What You Control, Controls You
This pandemic challenges the belief we ever had control in the first place.
Striving for control, when boiled down, is no more than a fear-based coping mechanism for the chaos or uncertainty of life. Humans are hardwired to seek safety, and we crave a sense of predictability. Apart from meeting our basic physical needs, Maslow argued in 1943 that humans have a fundamental need to feel safe. We don’t like getting caught off-guard, and we struggle with tolerating ambiguity. We want to live in an environment we can trust and depend on.
The illusion of control is that it allows us to believe we can anticipate, and thus prepare for, what happens next. It also feeds us the notion that we can influence the course of our lives to our own advantage. It’s a false narrative rooted largely in privilege and sheer luck, but it’s one that many of us cling to nonetheless.
Because controlling our reality leaves no room for error or spontaneity, no chance of being ill-prepared or caught off-guard. Further, as a Yale Researcher affirmed in a 1975 study “The Illusion of Control”, there is more motivation to control one’s environment if there are associated negative consequences with not having control. And so, the worse the possible outcome, the more one might feel compelled to exert agency over a situation.
For many people, the COVID-19 pandemic is one of the first times in their lives they feel a profound loss of control: over their jobs, their health, their environment, and the actions of other people. It’s also likely a first for our lifetime to witness an reality in which celebrities and commonfolk alike (aside from front-line workers) are forced to stay home, where money can’t entirely insulate anyone from this threat.
But what this pandemic really sheds light on is the fact that control was never fully ours in the first place. I’m not saying we had complete control and lost it; I’m suggesting we only believed we did, and that circumstance hadn’t proven us wrong yet. This pandemic may be the very first time that this illusion of having ultimate control over our life is shattered. And that’s a painful reality to acknowledge.
One twist of fate and our house of cards, that intricately-built foundation made up of the stories we tell ourselves, falls down.
If we thought we had control over how we do our job, we’ve likely never suffered a debilitating injury that left us unable to work. If we thought we had total agency over our health, we probably haven’t received a cancer diagnosis that blew our “healthy lifestyle” theory out of the water. If we thought we had power over our environment, we’ve never lived in a war-torn country, or grown up in poverty. If we’re surprised we can’t socialize with friends whenever we please, we’ve never tried to return to normal after experiencing deep, profound grief.
As I said, these beliefs are rooted in privilege, and sheer luck. Because one twist of fate and our house of cards, that intricately-built foundation made up of the stories we tell ourselves, falls down.
I’ll admit, I haven’t watched the inflammatory conspiracy videos that have periodically gone viral since stay-at-home orders began. And I don’t plan to consume that content, either. They efficiently feed into conspiracy theories suggesting this whole pandemic has been intricately orchestrated, and it implies that COVID-19 is catering to financial and political interests. At its best, it’s fear-mongering; at its worst, it’s perpetuating unsubstantiated medical claims that can get people killed.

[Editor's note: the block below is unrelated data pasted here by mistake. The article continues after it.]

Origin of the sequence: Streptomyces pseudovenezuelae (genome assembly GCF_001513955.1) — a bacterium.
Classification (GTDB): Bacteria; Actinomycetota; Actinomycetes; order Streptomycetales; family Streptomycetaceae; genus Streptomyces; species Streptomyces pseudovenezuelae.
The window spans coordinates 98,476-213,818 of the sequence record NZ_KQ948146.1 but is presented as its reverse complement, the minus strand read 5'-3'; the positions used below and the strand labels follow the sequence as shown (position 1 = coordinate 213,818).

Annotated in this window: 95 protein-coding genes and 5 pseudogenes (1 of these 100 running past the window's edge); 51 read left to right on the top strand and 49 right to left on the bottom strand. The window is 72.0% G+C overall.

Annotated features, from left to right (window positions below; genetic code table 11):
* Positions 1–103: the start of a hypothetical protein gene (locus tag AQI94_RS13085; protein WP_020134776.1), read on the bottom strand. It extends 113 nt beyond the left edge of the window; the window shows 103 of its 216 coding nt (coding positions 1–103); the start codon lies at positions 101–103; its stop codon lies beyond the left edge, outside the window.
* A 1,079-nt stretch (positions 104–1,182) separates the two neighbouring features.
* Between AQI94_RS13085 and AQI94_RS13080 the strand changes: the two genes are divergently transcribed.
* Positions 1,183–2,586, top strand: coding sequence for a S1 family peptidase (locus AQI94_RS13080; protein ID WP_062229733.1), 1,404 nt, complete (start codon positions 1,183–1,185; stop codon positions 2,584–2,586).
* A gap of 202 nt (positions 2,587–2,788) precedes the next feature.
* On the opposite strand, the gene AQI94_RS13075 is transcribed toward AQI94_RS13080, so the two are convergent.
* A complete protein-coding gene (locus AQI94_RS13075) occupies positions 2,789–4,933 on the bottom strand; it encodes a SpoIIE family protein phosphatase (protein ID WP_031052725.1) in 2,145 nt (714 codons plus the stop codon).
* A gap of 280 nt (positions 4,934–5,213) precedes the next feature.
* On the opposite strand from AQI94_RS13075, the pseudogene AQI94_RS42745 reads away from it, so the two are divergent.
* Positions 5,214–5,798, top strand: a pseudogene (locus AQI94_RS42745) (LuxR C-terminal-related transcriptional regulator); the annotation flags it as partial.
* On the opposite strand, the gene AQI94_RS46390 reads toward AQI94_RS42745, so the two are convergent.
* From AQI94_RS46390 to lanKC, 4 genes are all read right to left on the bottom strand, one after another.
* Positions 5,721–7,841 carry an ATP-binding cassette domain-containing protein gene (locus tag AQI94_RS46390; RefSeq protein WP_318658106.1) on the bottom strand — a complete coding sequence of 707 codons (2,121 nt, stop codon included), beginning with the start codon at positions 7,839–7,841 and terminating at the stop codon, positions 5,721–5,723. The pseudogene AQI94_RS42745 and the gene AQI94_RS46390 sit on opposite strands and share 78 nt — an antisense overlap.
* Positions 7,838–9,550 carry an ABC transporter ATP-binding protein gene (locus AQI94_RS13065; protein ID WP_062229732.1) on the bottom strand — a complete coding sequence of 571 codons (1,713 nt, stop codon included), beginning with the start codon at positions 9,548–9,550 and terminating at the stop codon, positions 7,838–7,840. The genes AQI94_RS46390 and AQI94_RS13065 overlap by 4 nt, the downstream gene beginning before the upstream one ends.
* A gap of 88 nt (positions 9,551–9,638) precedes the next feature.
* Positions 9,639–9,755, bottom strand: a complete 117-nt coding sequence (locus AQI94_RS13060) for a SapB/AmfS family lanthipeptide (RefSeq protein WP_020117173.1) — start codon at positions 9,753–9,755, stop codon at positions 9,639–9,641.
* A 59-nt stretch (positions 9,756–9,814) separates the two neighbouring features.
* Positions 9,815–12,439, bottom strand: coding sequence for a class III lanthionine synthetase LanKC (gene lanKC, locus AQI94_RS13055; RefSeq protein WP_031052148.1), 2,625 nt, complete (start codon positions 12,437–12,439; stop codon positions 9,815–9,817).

I’m assuming at the heart of this argument is the desire to point the finger, to blame someone or something for this devastating virus, and to establish some sense of agency over the narrative.
I know that’s likely the intention of those consuming and spreading this misinformation, too. Pointing the finger is an easy way to discharge the discomfort of uncertainty. Because if it’s not someone else’s fault, it stands to reason that the narrative is undetermined, and many of us simply can’t tolerate the ambiguity of that. Blaming others is easy; the alternative requires hard work and for us to dismantle our entire belief system. Besides, without a hill to die on, a lot of people wouldn’t know how to live.
Now I can understand why someone would want to make sense of something that confounds us all, but I can’t wrap my mind around the fact that people would rather have the wrong explanation than no explanation. Personally, I’d prefer to admit I don’t have the answer than to be a harbinger of false truths.
I know that fear and uncertainty are common enemies. And I acknowledge that a popular avenue for appeasing anxiety is to create an explanation, to forge some sort of understanding over the situation, even one that’s misguided or overly subjective.
The irony of this is, of course, that when we take a fear-based approach, we inevitably create what we fear.
We seek certainty, but by placing the blame where none exists, we only cause more confusion and muddy the waters. We want someone to be held accountable, but we become the ones to blame for perpetuating ill-informed opinion pieces and adding more fear to an already saturated pile. We want to understand and explain this virus, but the information we’re sharing is likely unsubstantiated because the virus is novel, and we’re all still collectively learning about it. We tell ourselves we’ve already had the virus so we don’t have to worry about being at risk (you know, that flu we had last fall?), but of course, this ignorance puts us and everyone else at risk.
Maybe the only thing left to do is learn how to weather our uncertainty, and admit that not everything can or should be explained — instead of grasping at straws for a narrative that doesn’t exist.
Sometimes saying we don’t have the answer is the best answer of all.